Fantasy baseball is in full swing. Many leagues are getting ready to draft. Some Chicago White Sox players are worth taking. Meanwhile, some White Sox players must be avoided at all costs. Actually, the White Sox players who shouldn't be drafted outnumber those who would be nice picks.
Alex Rios is one of those players. He was way off his offensive game last season. Rios showed very little ability to get on base. His on-base percentage and on-base-plus-slugging rate were among the worst.
Several other White Sox hitters and at least a few pitchers showed last year that they need no attention from fantasy baseball owners as they get ready to draft.
Following is a breakdown for why fantasy owners should avoid Rios and certain other White Sox players.
Alex Rios had an inexcusably bad year in 2011. He was last in the MLB in on-base-plus-slugging (.615) and third to last in on-base percentage (.265). Rios had just 13 home runs, down eight from the previous year. His 44 RBI were half his 2010 total.
Many wonder whether Rios or Adam Dunn can rebound this season. Dunn could because he had established an ability to get on base and smash the ball. Rios, who at age 31 is a year younger than Dunn, is less likely to bounce back. He's had sub-.320 on-base percentages three times, including twice in the last three years.
Also, Rios has only hit 20 home runs twice.
Rios also doesn't seem compelled to work to get back in strong form. His 2011 form was similar to that which he showed after receiving his big contract before the 2009 season. He had a .317 on-base percentage for the Blue Jays that year, and a .229 mark for the White Sox after they claimed him off waivers.
With little chance of recovery, Rios is one who fantasy owners should particularly avoid.
Gordon Beckham was a flash in the pan for the White Sox in 2009. He had 14 home runs and 63 RBI in 103 games that season.
Since then, he's been nothing like he was projected as a No. 3 pick in the 2008 draft. In 2010, Beckham had a .317 on-base percentage, nine home runs and 49 RBI. Last season, he had a .296 on-base percentage, a .633 on-base-plus-slugging rate, 10 home runs and 44 RBI.
On the bright side, he won't lose a fantasy team too many points in the field since he's one of the best-fielding second basemen.
Anyway, Beckham has tried everything to straighten himself out at the plate. He tried adjusting to pitchers' adjustments to him, but couldn't. He tried going back to what worked while he was at Georgia, but that didn't help. This offseason, he lost weight. Maybe that will help.
However, fantasy owners shouldn't put their hope in Beckham.
Matt Thornton, 35, is sliding down the back side of his career. His stuff isn't what it used to be. His fastball is hitting 95 to 96 miles per hour, while it had been at 98 to 100 miles per hour earlier in his career.
This is reflected in Thornton's stats. Thornton's walks-per-innings-pitched rate has gone up each of the last two years. His strikeout rate went down significantly from 12.0 per nine innings in 2010 to 9.5 in 2011. Also, Thornton's ERA went up .65 in 2011, from 2.67 to 3.32.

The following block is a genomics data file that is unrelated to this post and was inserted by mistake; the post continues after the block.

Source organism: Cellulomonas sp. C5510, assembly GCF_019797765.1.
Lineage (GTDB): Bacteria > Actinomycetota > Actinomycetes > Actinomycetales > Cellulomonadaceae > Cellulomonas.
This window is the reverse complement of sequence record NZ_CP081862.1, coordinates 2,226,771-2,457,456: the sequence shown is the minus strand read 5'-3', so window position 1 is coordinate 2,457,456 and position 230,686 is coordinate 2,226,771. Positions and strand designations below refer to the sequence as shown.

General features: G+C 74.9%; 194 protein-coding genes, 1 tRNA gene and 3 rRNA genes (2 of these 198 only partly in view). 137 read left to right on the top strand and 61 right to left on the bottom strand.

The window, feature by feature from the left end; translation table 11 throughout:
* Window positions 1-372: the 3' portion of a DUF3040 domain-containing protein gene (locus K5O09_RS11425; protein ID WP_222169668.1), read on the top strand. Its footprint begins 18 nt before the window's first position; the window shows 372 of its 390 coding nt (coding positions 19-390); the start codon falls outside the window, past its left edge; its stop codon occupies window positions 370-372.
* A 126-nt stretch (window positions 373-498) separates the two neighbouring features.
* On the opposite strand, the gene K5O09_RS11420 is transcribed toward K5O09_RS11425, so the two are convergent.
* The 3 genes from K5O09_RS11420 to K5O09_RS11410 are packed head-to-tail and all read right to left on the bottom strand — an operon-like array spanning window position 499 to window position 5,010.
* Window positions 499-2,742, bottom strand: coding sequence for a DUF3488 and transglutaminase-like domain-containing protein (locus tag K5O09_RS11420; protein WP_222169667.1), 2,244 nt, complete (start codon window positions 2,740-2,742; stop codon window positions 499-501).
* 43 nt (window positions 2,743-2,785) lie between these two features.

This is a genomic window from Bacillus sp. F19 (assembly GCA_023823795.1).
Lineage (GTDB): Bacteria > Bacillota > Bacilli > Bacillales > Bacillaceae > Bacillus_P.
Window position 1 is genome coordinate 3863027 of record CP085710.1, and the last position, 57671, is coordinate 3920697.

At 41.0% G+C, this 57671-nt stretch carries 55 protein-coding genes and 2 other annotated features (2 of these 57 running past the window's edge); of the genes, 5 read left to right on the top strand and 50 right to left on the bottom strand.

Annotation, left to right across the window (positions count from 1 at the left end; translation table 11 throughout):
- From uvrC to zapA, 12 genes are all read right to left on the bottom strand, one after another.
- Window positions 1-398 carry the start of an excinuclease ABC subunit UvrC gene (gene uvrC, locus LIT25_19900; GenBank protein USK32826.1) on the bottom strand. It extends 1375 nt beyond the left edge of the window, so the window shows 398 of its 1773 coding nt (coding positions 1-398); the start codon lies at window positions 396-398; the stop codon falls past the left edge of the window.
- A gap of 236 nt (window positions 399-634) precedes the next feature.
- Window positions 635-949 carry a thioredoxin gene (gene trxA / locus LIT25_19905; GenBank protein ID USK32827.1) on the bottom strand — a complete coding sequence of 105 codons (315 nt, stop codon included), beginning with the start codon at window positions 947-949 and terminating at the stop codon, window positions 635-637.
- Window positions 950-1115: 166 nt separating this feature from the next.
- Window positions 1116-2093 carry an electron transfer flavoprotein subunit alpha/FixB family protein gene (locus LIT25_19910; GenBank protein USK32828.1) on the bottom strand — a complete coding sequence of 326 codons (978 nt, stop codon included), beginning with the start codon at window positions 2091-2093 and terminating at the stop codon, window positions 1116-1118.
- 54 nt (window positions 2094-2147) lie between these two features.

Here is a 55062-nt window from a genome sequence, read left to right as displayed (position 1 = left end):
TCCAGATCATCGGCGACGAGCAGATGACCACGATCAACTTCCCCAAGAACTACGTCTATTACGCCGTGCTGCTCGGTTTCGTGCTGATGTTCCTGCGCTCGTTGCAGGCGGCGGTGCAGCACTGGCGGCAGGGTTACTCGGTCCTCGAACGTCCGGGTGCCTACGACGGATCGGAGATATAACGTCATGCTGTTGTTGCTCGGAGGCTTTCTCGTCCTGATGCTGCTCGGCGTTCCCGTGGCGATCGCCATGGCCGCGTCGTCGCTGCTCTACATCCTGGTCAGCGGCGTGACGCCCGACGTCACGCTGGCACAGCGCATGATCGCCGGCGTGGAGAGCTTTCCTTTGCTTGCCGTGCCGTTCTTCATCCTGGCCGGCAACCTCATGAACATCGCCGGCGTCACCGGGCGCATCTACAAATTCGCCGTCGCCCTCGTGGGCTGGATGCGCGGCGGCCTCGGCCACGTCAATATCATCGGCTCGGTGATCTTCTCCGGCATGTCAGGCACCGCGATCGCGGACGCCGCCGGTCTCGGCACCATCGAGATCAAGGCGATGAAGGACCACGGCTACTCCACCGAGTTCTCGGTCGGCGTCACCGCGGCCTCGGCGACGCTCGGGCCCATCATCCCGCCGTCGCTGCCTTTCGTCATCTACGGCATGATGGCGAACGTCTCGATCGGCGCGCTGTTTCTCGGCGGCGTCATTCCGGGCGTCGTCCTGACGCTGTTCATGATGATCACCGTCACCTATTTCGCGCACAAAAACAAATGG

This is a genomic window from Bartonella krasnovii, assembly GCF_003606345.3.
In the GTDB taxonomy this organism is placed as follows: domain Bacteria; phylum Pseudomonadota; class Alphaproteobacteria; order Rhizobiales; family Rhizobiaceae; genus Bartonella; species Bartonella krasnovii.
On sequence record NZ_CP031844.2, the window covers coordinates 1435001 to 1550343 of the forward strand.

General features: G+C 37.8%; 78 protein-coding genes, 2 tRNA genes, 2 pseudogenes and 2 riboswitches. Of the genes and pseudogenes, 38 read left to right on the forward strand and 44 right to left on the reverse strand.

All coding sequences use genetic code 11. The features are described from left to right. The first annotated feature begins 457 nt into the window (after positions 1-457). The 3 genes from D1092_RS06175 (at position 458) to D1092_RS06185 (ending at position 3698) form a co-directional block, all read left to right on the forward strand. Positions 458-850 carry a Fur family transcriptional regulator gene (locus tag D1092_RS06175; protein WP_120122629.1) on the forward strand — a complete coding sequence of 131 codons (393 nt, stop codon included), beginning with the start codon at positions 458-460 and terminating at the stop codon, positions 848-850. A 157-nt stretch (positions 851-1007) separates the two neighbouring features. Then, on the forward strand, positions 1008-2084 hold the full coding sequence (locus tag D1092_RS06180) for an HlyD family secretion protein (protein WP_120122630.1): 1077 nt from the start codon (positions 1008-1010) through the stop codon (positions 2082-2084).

He's a candidate for the White Sox closer role, but Addison Reed is likely to beat him for the job.
With Thornton declining with age, fantasy owners would do well not to draft the reliever who once blew past batters with his heat.
Jake Peavy is years removed from his Cy Young form.
2011 was another year in which Peavy couldn't manage to make it all the way through due to arm problems. Peavy's arm caused him to miss time down the stretch. Then Ozzie Guillen had to shut him down due to arm fatigue. In only 18 starts, Peavy had an unimpressive line of 7-7 with 95 strikeouts and a 4.92 ERA in 111.2 innings.
Peavy hasn't been durable in a few years. He hasn't started 25 games since 2008 and hasn't started 30 since 2007. Also, he hasn't pitched 162 innings since 2008.
Peavy struggles to keep runs off the board. His ERA was above 4.60 each of the last two years. In each of the last two years, the 30-year-old hurler only had one month in which he had an ERA under 5.00 while making more than one start.
Thus, fantasy owners might be able to try to pick him up at some point in the year to get what good fantasy value he has. But drafting Peavy is out of the question.
At age 35, A.J. Pierzynski may be looking at his final years as a starting catcher. The White Sox may give Tyler Flowers more starts this year.
Pierzynski hasn't played as much in the last two years. He played 128 games in 2010 and 129 in 2011, barely making 500 plate appearances each year.
Pierzynski's numbers have fluctuated since 2004. His on-base and slugging percentages have been up and down since then. His on-base percentage has gone up and down between .300 and .333, and his slugging rate has hovered between .388 and .436, neither of which are good.
His home-run total has slowly declined from 18 in 2005 to eight last year.
One wouldn't be surprised to see Pierzynski's on-base percentage drop below .300 this year, his slugging rate fall below his 2010 mark of .388 and his home-run total drop to five or six.
Having said that, Pierzynski isn't a catcher fantasy owners should want.